Billionaire GOP donor Foster Friess said Christian voters who are “really embracing their Christian values” aren’t conflicted about voting for Trump, before explaining away Trump’s near-complete lack of remorse about otherwise offensive comments and actions.
“I don’t think they should be conflicted if they’re really embracing their Christian values,” Friess told CNN’s Carol Costello on Tuesday morning, referring to Christian voters who are of two minds about supporting Trump.
“One of the gifts Jesus gave us was forgiveness,” he added.
Friess then fibbed after telling Costello it was hypocritical of Hillary Clinton to complain about the “terrible image” of Trump boasting on a hot mic that he could kiss and grope women without permission because of his celebrity status.
“She’s the one who pulled the video up!” he said.
When Costello said NBC News and the Washington Post broke the story about the recording, not the Clinton campaign, Friess did not relent.
“Well, anyway, she’s running a lot of money to show it again and again,” he said.
Costello asked if Trump ought to be held responsible for the comments he made in that tape, to which Friess said he wouldn’t defend those remarks himself. He went on to say Christians were excited when Trump “came up and said, ’In the heat of the campaign I said things I shouldn’t, and I really regret it.’”
Trump said in August—months before the tape in question was published—that he was guilty of “sometimes, in the heat of debate and speaking on a multitude of issues,” not saying the right things. He said he regretted where that might have caused personal pain.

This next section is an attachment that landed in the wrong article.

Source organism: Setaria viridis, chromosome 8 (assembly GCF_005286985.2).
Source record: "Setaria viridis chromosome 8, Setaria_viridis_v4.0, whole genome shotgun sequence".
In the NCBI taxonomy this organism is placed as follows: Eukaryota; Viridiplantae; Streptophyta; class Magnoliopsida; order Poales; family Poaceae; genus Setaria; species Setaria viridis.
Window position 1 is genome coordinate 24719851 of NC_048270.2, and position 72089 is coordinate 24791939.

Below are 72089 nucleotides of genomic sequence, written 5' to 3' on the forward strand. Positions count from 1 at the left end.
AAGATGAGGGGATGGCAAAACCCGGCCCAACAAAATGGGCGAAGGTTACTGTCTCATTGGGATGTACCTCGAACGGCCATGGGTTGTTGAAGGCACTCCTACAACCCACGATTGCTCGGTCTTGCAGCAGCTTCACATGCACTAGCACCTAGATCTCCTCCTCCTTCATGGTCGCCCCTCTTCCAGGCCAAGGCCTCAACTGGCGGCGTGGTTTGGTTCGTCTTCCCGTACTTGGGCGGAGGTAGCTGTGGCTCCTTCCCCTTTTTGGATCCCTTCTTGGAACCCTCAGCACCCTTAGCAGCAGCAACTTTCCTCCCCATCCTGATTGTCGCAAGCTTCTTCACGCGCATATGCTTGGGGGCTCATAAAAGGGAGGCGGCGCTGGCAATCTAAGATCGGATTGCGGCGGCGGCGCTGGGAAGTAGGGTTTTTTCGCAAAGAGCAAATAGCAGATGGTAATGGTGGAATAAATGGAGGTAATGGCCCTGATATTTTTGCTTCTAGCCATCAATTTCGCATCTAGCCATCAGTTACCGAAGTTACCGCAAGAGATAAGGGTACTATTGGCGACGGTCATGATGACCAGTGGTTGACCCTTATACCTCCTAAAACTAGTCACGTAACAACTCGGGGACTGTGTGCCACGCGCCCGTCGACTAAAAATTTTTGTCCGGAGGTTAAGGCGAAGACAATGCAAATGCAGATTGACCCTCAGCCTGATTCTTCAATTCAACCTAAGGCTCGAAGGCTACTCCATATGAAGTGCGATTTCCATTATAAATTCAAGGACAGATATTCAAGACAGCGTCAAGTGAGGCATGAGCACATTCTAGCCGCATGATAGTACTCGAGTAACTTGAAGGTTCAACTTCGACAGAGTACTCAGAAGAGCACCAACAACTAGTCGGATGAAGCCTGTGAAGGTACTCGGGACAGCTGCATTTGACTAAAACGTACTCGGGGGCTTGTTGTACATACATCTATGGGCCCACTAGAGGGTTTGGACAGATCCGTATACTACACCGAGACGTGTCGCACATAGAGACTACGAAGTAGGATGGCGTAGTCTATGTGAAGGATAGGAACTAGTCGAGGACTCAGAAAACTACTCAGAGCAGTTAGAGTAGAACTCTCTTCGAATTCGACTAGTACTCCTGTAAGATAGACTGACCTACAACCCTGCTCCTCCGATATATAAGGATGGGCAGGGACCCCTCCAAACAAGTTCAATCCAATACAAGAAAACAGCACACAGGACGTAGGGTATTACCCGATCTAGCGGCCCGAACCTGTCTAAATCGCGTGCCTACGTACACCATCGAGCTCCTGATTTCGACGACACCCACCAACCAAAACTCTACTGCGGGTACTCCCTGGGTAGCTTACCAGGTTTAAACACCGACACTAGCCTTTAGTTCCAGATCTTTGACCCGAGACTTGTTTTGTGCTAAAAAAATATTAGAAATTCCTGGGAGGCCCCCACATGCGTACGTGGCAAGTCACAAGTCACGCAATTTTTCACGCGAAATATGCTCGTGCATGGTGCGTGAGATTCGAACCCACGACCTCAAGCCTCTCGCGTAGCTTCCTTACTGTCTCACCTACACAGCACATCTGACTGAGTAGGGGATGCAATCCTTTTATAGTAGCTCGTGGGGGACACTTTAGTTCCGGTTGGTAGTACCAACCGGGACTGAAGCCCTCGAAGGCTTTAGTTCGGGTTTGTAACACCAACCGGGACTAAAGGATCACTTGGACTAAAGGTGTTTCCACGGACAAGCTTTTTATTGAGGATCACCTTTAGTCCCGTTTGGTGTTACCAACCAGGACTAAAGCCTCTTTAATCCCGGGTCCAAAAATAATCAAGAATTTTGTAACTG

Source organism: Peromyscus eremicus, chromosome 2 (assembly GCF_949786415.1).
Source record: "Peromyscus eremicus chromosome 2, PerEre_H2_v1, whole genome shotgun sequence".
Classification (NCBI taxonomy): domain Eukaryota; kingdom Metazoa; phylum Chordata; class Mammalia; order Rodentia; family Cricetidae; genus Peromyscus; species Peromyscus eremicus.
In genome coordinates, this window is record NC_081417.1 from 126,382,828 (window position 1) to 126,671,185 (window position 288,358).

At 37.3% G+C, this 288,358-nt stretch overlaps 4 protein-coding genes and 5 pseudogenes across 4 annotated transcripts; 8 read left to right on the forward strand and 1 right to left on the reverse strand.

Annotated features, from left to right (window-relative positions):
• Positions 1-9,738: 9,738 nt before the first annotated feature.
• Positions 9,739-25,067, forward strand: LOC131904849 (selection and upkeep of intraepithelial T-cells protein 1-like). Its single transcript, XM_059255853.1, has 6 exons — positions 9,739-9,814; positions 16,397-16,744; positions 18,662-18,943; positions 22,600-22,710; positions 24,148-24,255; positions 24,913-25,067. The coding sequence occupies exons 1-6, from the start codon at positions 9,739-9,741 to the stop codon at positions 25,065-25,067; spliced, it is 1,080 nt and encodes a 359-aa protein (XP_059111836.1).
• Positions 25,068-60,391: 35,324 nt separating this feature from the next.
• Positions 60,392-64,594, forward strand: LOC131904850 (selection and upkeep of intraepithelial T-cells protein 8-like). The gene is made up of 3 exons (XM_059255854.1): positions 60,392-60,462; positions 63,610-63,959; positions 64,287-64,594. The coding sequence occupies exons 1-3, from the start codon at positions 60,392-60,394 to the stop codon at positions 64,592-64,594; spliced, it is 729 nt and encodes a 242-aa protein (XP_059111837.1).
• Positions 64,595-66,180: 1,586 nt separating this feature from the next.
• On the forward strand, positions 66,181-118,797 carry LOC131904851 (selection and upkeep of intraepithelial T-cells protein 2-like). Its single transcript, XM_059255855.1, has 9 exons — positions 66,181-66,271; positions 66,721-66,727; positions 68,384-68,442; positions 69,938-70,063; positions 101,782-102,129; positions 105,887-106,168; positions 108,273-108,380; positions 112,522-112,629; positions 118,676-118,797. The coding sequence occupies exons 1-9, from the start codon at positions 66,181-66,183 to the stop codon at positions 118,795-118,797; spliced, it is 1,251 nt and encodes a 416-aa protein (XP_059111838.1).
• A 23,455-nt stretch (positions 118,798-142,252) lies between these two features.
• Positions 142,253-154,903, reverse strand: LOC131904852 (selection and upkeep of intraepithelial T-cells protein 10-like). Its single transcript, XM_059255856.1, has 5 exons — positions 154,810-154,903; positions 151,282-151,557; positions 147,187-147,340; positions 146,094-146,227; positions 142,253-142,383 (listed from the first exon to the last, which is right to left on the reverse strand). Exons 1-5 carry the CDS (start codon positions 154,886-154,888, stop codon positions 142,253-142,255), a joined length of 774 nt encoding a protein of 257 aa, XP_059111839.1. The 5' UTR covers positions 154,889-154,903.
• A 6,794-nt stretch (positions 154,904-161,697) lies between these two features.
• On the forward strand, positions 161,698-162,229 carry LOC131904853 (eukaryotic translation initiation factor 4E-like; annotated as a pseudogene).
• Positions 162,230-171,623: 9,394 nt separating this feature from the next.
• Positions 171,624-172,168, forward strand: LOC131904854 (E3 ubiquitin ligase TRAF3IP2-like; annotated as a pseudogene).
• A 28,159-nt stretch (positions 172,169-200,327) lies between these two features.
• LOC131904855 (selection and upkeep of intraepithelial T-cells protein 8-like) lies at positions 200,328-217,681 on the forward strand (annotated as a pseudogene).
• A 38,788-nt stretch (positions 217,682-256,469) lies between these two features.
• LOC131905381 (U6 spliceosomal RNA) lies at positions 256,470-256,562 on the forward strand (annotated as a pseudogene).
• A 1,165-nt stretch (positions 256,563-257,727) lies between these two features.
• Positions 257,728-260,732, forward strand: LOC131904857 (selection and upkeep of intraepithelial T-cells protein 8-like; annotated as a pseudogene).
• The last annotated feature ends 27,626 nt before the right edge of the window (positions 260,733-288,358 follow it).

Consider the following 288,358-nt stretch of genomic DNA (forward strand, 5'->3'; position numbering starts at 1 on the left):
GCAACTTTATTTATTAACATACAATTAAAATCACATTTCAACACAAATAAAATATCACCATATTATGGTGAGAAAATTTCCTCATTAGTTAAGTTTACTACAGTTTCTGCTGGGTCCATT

At midnight after the tape leaked in early October, Trump delivered a rare apology when he said “I’ve said and done things I regret, and the words released today on this more-than-a-decade-old video are one of them,” before continuing: “I said it, I was wrong, and I apologize.”
But seconds later, he said: “Let’s be honest, we’re living in the real world. This is nothing more than a distraction from the important issues we are facing today.”
In the interview with Costello, Friess asked “What value is our Christian faith if we don’t forgive someone who’s seeking to move forward?”
In July 2015, Trump wondered aloud to CNN’s Anderson Cooper, “Why do I have to repent or ask for forgiveness, if I am not making mistakes?”
In June of this year, Trump said: “Hopefully I won’t have to be asking for much forgiveness” from God.
Friess painted a more optimistic picture of Trump’s relationship with the Lord.
“I think the whole message of Christianity here is evidence of Donald Trump’s progress, where you lookout where he was 10 years ago and where he is today, we have to be excited about that,” he said.
Watch below via Mediaite: